As a writer, what would you choose as your mascot/avatar/spirit animal?
Hamilton. If you’ve seen the musical, one of the questions posed within it is ‘Why do you write like you’re running out of time?” And I guess that’s me. I have so many stories I haven’t had time to tell and more than I may be able to write depending on how long I am blessed to live.
How many unpublished and half-finished books do you have? Too many to count. I’m not a plotter. I’m a discover writer and sometimes I have a scene in my mind that I explore, but can’t form a full story out of. I don’t mind having those, though. They each teach me something and learning that it won’t work for a full novel is fine, too. <3
How do you select the names of your characters? Pinterest or baby name websites! LOL!
What is your favorite childhood book? I loved anything Seuss and still do. I often read his books to my children.
The sharpest blades are forged in fury.
A hard-earned shield.
Days before she is to take her place as a shield maiden, like her mother before her, two deaths alter the course of Liv’s future. One belonged to a witch who called her by name, the other a chieftain from the north. Vengeance for the chieftain’s death comes in a wild fury that burns her village and slaughters her family. Left for dead, Liv pleads to Skuld—norn and weaver of the future—to spare her. A deal is struck that will endow her with the dark magic needed to claim her vengeance. But this power comes at an unfathomable price…
Ink made from the ashes of loved ones.
After his home is attacked, Calder races to warn neighboring villages. Little does he know he’s traveling the path of fate that will lead him straight to Liv. Despite being broken, angry, and overwhelmed by power she cannot contain, it’s her willingness to defend others that draws Calder to her.
Armor forged from the bones of those held dear.
Together, Liv and Calder discover they are two sides of the same sharpened blade. Rising from the heartache and fury in their pasts, they see a future together worth fighting for. With their strengths and hearts combined, can they become a force powerful enough to defeat the fleet of darkness coming for them? Or will the thread of fate that binds them unravel?
With Shield and Ink and Bone is an Upper YA Viking Historical Romance perfect for fans of The First Girl Child by Amy Harmon, Sky in the Deep and The Girl the Sea Gave Back by Adrienne Young, and Tricia Levenseller’s Warrior of the Wild. There are violent scenes within the pages.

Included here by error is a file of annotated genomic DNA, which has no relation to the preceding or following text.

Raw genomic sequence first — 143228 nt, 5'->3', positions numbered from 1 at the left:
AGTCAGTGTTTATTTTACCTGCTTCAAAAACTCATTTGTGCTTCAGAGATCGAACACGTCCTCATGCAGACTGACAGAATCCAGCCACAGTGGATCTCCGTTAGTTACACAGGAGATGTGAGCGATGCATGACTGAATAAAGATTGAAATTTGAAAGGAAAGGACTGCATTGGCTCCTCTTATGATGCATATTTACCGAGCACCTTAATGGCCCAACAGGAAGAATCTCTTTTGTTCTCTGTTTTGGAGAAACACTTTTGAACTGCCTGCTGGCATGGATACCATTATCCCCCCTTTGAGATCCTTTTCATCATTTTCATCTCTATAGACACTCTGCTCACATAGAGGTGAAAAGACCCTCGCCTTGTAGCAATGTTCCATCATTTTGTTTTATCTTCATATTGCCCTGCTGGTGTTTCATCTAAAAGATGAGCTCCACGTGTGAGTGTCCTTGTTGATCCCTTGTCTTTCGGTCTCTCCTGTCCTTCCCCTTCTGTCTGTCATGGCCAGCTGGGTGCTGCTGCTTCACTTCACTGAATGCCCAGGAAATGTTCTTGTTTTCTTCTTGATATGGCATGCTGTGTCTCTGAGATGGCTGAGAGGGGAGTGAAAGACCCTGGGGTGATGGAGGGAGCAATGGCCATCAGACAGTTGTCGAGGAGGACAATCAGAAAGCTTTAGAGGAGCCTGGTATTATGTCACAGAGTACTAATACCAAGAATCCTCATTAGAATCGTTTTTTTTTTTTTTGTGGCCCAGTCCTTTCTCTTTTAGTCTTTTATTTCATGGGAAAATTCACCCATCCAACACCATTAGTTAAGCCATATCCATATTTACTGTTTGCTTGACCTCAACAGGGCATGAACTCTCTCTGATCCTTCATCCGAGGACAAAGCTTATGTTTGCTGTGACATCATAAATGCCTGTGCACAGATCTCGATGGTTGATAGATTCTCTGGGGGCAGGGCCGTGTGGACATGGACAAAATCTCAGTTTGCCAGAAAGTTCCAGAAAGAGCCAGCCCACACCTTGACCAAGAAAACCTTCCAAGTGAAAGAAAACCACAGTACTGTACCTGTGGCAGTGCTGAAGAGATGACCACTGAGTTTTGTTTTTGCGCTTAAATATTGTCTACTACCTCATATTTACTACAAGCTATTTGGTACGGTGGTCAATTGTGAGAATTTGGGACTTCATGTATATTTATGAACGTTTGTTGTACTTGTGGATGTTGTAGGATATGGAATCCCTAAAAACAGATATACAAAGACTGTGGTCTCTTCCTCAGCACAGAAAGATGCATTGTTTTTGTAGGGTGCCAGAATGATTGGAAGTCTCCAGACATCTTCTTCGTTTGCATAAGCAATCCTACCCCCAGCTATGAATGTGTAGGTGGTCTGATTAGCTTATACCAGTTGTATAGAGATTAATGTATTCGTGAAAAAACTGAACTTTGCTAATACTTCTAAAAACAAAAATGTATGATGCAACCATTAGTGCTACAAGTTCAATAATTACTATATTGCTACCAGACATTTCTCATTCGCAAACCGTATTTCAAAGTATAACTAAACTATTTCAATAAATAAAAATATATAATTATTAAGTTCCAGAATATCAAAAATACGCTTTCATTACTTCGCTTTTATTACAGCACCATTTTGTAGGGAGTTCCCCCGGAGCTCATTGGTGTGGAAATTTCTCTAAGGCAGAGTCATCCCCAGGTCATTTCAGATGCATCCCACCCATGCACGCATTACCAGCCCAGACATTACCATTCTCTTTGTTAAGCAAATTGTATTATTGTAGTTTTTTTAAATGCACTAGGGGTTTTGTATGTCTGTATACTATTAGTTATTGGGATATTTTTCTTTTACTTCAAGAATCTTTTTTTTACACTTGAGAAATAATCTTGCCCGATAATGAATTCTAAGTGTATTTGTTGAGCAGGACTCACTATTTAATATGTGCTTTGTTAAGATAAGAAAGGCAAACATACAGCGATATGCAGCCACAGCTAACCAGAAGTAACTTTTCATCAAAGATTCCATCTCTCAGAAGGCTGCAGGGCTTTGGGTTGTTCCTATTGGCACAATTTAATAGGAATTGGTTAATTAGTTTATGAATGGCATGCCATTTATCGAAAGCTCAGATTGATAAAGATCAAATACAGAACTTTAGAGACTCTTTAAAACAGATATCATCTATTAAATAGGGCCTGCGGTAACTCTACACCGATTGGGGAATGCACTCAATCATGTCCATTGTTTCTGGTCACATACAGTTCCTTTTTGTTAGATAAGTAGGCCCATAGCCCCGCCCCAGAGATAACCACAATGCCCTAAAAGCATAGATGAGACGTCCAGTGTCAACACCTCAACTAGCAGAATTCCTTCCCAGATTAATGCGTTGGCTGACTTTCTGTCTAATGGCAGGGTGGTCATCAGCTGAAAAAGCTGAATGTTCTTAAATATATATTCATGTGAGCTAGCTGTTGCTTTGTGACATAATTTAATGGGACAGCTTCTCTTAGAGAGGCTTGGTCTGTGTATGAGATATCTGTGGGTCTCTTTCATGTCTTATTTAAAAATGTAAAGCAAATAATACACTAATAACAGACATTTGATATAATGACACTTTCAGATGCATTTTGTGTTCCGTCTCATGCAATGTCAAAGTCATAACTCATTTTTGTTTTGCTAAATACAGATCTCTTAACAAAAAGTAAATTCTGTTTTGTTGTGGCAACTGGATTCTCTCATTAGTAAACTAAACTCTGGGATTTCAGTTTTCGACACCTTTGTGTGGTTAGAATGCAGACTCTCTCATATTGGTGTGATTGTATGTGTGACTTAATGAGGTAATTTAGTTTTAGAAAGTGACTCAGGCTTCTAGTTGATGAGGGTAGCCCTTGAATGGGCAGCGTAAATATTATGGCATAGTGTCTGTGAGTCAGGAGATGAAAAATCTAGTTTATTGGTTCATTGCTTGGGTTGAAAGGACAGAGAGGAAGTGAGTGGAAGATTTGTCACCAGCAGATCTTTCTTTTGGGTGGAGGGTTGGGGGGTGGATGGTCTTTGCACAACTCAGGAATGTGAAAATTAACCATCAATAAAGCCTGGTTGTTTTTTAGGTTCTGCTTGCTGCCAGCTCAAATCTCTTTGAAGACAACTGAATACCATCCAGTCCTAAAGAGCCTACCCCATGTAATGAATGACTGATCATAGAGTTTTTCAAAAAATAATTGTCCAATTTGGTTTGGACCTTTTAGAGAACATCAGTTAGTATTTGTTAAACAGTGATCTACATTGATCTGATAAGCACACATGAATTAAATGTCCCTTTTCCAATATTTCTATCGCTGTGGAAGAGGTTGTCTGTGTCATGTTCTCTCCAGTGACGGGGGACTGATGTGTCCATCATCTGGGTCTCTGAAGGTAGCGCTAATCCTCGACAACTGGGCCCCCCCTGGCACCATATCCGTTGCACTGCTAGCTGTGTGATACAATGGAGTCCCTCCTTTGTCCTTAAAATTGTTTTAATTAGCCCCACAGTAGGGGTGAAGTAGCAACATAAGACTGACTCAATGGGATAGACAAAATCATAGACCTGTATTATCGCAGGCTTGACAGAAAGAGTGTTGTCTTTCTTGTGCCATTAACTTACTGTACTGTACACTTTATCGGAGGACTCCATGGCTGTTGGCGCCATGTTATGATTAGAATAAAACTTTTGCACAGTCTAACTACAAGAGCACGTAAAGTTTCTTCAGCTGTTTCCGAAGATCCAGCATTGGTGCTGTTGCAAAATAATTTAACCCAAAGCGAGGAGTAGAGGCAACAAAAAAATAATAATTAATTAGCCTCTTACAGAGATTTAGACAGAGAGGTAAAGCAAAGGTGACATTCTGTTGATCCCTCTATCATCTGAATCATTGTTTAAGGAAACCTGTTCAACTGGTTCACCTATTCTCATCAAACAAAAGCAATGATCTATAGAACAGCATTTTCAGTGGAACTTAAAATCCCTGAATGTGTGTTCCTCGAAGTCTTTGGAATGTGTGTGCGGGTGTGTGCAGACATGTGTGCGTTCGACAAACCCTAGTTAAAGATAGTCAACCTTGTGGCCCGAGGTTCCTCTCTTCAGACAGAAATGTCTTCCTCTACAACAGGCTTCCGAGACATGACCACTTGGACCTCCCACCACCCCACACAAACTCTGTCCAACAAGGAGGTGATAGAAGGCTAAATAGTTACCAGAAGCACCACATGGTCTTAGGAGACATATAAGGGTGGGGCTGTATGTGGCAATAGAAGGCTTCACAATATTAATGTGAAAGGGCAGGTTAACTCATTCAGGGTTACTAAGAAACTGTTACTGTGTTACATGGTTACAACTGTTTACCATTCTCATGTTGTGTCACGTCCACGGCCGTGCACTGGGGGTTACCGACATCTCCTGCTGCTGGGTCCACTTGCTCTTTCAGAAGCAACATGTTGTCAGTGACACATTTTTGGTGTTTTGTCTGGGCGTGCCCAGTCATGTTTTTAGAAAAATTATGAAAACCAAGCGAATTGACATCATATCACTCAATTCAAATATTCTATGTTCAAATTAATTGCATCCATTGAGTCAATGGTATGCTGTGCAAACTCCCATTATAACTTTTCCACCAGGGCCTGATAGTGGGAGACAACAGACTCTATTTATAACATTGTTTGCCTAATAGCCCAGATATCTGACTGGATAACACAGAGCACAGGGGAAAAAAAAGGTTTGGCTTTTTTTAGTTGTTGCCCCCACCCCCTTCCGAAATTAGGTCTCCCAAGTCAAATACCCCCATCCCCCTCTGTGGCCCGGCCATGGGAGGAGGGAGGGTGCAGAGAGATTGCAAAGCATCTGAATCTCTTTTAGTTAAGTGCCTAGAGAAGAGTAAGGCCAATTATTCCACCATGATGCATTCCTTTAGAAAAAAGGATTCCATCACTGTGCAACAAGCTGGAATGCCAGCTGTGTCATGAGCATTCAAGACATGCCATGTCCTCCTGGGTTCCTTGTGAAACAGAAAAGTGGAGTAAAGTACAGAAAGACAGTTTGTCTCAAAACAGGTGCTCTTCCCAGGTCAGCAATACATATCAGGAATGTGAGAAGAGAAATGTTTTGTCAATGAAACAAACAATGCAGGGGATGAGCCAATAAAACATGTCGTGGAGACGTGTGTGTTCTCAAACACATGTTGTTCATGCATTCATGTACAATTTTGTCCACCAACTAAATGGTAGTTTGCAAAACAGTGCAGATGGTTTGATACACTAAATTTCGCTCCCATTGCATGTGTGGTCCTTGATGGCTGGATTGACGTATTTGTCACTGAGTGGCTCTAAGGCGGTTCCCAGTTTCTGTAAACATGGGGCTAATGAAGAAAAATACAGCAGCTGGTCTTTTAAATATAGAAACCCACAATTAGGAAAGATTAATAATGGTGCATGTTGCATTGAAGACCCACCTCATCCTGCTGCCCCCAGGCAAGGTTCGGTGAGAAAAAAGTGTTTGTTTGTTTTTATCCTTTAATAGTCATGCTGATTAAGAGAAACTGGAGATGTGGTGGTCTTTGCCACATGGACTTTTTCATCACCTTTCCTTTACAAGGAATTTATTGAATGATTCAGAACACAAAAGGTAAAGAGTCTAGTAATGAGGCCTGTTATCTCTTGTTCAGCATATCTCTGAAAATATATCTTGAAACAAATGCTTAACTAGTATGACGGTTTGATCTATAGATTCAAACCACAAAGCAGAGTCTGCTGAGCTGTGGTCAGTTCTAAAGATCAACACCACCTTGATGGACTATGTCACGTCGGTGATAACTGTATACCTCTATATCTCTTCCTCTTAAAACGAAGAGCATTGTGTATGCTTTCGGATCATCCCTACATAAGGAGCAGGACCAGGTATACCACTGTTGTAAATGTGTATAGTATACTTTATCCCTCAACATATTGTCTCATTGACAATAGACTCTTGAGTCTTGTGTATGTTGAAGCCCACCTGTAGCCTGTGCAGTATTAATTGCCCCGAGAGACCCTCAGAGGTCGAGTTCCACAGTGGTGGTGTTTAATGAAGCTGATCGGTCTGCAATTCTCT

Casey Bond lives in West Virginia with her husband and their two beautiful daughters. She likes goats and yoga, but hasn’t tried goat yoga because the family goat is so big he might break her back. Seriously, he’s the size of a pony. Her favorite books are the ones that contain magical worlds and flawed characters she would want to hang out with. Most days of the week, she writes young adult fantasy books, letting her imaginary friends spill onto the blank page.
Casey is the award-winning author of When Wishes Bleed, the Frenzy series, and fairy tale retellings such as Riches to Rags, Savage Beauty, Unlocked and Brutal Curse. Learn more about her work at www.authorcaseybond.com.
As writers we are well known for procrastinating on projects even those with tight deadlines. Follow these tips to help end procrastination.
The fact is, every single one of us procrastinates or has procrastinated at some time or another. Procrastination can add an element of excitement and motivation to a project or goal by making you rush against a deadline. Some people truly work better under this type of pressure. But if procrastination is just another way that you tend to self-sabotage, it’s a bad habit that serves no good purpose in your life! Best to just try to get rid of procrastination altogether.
There are lots of different methods and techniques that people use to end procrastination, but remember that since procrastination is a habit, changing that habit and replacing it with more positive habits takes time. Consistency is the key here, as consistently practicing the new habits will lead to them being the preferred choice when you have a decision to make – to procrastinate or not to procrastinate.